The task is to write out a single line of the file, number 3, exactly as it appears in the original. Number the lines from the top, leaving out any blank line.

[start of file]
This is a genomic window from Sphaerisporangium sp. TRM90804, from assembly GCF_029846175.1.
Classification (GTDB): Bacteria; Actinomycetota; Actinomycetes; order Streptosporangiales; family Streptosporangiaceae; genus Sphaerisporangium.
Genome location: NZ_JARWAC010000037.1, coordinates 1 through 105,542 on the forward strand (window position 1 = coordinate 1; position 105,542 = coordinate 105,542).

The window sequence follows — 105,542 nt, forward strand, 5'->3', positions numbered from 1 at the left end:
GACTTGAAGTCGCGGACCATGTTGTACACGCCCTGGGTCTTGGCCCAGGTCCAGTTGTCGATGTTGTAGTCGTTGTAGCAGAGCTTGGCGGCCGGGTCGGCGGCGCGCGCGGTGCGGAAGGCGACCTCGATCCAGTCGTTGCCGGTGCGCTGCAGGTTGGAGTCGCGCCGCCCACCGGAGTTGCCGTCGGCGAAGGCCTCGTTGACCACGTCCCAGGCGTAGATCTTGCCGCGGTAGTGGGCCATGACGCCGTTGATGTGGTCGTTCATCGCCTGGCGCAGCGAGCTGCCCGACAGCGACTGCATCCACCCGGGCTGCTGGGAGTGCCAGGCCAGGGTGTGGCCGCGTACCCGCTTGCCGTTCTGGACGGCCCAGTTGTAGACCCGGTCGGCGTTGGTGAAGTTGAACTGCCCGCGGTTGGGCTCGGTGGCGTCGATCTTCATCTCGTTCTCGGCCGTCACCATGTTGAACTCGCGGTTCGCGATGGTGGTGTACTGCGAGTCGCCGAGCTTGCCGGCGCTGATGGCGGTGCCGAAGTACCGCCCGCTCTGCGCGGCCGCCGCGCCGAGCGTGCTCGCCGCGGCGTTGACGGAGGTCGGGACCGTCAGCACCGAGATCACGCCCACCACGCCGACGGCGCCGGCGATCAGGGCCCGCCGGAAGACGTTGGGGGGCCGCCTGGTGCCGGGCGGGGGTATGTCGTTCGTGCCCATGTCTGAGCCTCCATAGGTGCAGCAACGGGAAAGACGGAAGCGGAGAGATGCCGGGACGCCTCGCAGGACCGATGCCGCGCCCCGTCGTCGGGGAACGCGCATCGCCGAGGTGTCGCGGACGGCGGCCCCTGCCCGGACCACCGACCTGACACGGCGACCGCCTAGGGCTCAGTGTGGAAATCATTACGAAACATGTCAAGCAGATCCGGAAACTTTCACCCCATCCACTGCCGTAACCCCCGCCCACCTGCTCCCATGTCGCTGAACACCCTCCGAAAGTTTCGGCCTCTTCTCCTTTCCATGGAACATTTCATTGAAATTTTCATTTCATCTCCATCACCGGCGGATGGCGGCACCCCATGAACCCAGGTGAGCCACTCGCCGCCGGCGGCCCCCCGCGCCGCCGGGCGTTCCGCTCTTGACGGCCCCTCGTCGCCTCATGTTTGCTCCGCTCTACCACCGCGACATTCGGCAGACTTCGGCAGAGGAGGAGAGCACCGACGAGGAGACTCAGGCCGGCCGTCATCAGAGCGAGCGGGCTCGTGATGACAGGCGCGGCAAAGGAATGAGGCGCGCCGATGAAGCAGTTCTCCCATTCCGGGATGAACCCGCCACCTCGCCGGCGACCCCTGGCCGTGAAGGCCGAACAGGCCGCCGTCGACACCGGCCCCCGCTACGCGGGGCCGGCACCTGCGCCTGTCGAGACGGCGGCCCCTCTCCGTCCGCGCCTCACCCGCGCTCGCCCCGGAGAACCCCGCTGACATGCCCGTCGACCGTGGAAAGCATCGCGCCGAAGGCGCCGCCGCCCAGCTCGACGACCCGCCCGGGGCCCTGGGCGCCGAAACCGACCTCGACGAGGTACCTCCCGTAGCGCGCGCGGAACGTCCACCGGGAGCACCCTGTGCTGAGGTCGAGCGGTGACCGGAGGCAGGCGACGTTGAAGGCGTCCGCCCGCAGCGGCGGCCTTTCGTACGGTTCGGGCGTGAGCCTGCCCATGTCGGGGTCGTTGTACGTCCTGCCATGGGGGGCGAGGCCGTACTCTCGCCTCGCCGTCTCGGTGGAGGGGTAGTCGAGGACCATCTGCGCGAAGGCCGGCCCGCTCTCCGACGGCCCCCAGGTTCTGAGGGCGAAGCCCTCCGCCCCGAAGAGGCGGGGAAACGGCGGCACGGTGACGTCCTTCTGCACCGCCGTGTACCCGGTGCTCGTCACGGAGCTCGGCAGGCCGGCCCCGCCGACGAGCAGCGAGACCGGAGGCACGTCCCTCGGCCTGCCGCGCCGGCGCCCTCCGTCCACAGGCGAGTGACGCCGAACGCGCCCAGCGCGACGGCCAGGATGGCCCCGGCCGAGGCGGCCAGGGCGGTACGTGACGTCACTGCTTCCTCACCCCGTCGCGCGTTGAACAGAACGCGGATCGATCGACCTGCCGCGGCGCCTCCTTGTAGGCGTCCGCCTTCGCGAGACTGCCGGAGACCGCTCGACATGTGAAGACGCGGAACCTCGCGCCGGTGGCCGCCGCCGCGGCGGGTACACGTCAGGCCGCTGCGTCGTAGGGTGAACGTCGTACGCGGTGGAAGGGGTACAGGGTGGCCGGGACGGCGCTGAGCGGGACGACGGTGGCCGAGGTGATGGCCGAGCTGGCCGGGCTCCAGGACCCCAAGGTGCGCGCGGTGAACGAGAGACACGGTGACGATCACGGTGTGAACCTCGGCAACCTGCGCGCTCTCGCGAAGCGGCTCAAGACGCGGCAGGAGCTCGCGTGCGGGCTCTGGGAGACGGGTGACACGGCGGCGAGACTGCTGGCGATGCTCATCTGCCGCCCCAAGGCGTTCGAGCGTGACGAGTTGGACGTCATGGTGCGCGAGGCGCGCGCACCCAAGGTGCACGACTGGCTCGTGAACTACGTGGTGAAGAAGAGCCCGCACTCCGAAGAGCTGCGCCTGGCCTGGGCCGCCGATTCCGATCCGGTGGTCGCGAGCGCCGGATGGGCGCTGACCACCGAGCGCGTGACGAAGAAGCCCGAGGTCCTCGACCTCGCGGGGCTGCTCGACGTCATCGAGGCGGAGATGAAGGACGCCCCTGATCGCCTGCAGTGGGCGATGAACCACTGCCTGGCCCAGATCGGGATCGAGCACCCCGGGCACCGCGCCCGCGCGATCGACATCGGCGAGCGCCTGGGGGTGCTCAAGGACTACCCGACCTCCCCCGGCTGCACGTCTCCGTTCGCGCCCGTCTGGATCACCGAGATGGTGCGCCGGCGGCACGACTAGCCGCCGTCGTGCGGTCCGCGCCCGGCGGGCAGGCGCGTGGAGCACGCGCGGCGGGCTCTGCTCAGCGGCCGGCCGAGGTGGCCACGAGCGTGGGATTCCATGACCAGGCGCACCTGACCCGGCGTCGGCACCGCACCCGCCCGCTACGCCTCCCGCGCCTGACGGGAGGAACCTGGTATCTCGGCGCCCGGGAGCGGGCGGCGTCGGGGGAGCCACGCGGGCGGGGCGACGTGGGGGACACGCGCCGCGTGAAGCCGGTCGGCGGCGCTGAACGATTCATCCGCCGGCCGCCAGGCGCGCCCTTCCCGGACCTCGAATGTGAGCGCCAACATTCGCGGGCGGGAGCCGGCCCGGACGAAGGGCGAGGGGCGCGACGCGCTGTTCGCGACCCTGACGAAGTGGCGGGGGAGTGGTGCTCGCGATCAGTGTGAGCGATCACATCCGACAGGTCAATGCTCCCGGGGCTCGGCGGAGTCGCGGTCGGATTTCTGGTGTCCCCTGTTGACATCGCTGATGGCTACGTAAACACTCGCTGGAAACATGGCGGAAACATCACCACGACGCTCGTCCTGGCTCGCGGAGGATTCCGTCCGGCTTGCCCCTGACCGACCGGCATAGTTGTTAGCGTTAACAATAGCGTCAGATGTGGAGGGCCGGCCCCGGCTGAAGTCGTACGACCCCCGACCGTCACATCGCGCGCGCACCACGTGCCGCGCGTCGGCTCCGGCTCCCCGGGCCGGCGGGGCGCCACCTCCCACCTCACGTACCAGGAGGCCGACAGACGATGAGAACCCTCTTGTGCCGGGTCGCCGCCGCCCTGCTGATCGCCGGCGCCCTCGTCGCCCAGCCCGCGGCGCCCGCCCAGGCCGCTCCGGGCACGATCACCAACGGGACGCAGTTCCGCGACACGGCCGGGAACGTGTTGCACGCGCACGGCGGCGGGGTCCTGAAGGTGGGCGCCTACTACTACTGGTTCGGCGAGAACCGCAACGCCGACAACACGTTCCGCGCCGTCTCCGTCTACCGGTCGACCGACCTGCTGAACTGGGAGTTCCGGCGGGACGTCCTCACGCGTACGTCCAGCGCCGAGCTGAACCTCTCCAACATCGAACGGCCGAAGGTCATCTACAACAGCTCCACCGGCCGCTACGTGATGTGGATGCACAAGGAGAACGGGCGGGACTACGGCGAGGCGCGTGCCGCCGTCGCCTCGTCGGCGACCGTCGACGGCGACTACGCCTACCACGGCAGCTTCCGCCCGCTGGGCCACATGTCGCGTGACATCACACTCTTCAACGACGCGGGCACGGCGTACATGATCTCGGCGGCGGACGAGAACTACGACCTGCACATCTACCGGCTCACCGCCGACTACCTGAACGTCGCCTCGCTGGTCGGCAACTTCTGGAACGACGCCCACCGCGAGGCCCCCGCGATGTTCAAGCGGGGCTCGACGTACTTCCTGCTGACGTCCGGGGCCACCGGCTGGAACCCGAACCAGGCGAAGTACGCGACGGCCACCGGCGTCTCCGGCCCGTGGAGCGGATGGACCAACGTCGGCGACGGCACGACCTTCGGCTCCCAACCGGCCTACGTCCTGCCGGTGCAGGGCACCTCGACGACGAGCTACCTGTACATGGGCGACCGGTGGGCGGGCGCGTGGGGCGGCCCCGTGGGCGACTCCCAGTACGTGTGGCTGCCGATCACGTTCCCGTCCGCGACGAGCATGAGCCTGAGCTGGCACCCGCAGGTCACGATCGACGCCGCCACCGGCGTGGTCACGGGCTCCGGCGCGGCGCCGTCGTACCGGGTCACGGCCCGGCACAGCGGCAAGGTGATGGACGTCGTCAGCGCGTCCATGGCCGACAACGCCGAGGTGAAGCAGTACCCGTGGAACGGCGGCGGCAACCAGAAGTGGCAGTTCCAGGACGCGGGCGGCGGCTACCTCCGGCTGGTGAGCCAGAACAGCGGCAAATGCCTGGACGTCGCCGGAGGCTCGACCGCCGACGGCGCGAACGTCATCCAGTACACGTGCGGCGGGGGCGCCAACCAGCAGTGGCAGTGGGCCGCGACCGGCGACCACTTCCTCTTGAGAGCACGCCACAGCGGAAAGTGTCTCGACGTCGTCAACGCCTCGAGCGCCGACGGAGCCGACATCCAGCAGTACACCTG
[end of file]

Genome location: NZ_JARWAC010000037.1, coordinates 1 through 105,542 on the forward strand (window position 1 = coordinate 1; position 105,542 = coordinate 105,542).